Last week, Lynne and Michelle almost dropped out. Their roommate had just moved in with her boyfriend, so their basic expenses — groceries, rent, and utilities for the last two months of school — had to be split two ways instead of three. Each of them now needed almost $900 to cover her portion of those expenses.
The only way to get that kind of money appeared to be replacing their part-time jobs with full-time work. Tuition had sucked up all their grants and scholarships. They were maxed out on their annual eligibility for federal student loans. Lynne’s parents were deceased, Michelle was estranged from her family, so neither could call home for help.
But dropping out meant walking away from spring semester having made no progress toward their degrees. Both would need to retake, at full price, courses they were close to completing. And it was too late to get spring tuition refunds.
“There must be another way,” said Lynne, but neither knew how.
Then Michelle visited her academic advisor. She learned that several alumni had funded a “micro-grant” program designed to help students just like she and Lynne.
Not every postsecondary institution has micro-grants. But the numbers that do is growing. Colleges, and even some high schools with graduates in college, are using them to help resolve financial problems that would otherwise push students into abandoning school.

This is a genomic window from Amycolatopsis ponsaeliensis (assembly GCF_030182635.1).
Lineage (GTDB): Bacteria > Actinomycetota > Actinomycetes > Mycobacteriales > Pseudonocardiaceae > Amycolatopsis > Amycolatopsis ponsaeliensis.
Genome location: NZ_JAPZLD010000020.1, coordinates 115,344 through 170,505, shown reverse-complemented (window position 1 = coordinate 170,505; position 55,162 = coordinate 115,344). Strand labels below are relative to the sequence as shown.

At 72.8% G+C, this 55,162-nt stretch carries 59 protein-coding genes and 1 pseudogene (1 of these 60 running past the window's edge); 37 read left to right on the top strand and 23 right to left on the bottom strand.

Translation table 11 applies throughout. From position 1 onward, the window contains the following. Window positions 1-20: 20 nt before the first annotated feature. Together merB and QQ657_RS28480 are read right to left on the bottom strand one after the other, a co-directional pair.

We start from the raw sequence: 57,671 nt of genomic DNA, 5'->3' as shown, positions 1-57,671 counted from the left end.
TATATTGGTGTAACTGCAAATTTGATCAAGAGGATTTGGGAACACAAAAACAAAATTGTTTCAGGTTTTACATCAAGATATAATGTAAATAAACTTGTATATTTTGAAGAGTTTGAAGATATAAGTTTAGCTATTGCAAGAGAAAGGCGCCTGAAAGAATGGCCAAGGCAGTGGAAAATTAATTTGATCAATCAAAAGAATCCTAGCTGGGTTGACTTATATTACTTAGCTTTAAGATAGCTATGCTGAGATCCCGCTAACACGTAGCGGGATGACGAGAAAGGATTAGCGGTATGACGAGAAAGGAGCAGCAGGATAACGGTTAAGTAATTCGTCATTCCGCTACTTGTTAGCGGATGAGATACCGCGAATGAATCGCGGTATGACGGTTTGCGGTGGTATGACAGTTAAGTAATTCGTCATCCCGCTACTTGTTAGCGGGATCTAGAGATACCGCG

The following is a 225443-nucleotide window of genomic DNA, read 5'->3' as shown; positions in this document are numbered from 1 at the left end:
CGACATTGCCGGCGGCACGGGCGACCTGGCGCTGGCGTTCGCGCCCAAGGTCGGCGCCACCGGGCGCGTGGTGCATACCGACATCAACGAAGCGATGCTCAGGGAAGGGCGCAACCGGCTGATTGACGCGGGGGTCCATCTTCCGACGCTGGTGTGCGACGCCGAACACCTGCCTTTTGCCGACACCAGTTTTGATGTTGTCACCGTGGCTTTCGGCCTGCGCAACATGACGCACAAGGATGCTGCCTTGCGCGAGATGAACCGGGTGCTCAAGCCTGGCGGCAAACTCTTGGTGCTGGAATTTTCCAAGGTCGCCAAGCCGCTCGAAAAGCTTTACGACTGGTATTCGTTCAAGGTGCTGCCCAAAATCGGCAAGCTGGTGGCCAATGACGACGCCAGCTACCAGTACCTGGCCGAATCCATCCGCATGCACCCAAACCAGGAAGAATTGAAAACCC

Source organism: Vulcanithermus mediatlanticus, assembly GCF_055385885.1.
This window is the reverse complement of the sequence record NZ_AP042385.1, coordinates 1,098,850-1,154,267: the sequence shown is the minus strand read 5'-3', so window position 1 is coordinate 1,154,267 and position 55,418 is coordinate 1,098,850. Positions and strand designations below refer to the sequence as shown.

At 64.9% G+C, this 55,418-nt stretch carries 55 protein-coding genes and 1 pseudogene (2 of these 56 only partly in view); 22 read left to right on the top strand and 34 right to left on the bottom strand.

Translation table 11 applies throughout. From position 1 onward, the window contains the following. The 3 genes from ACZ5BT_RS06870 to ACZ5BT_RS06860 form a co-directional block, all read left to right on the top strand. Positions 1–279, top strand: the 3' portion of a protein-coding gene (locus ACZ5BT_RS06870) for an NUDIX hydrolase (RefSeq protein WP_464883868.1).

Small wonder. Years ago, research showed that financial difficulties are the top two reasons for dropping out. Now these problems are even more widespread. As many as 93% of postsecondary students average over $4,900 in unmet need — a particular problem for the growing numbers of low-income college students because they typically lack the financial backing of family “safety nets.”
Here’s what students facing even seemingly small financial difficulties should do if those predicaments are undermining their ability to persist and graduate:
• Begin at the financial aid office. It may not administer micro-grants (which sometimes go by other names on different campuses), but it’s staff should be able to point students toward those who do.
• Learn micro-grant limits. How big can they be? How often can students get them?
• Find out how to apply. Many programs require minimal documentation and paperwork so they can deliver needed funds fast.
• Learn what else is required. Some programs oblige grant recipients to undergo financial counseling in order to reduce future financial difficulties.
• No micro-grant program? At least check another possibility — low-interest, institutional emergency loans.
Micro-grants help thousands of students who suddenly can’t afford to get across the finish line. If they’re available and needed, they can stop financial crises from denying students their degrees.
Do financial difficulties stand between you or your loved ones and that postsecondary degree? Let College Affordability Solutions help you with free consultations. Contact us Monday through Friday from 9:00 am to 5:00 pm central time.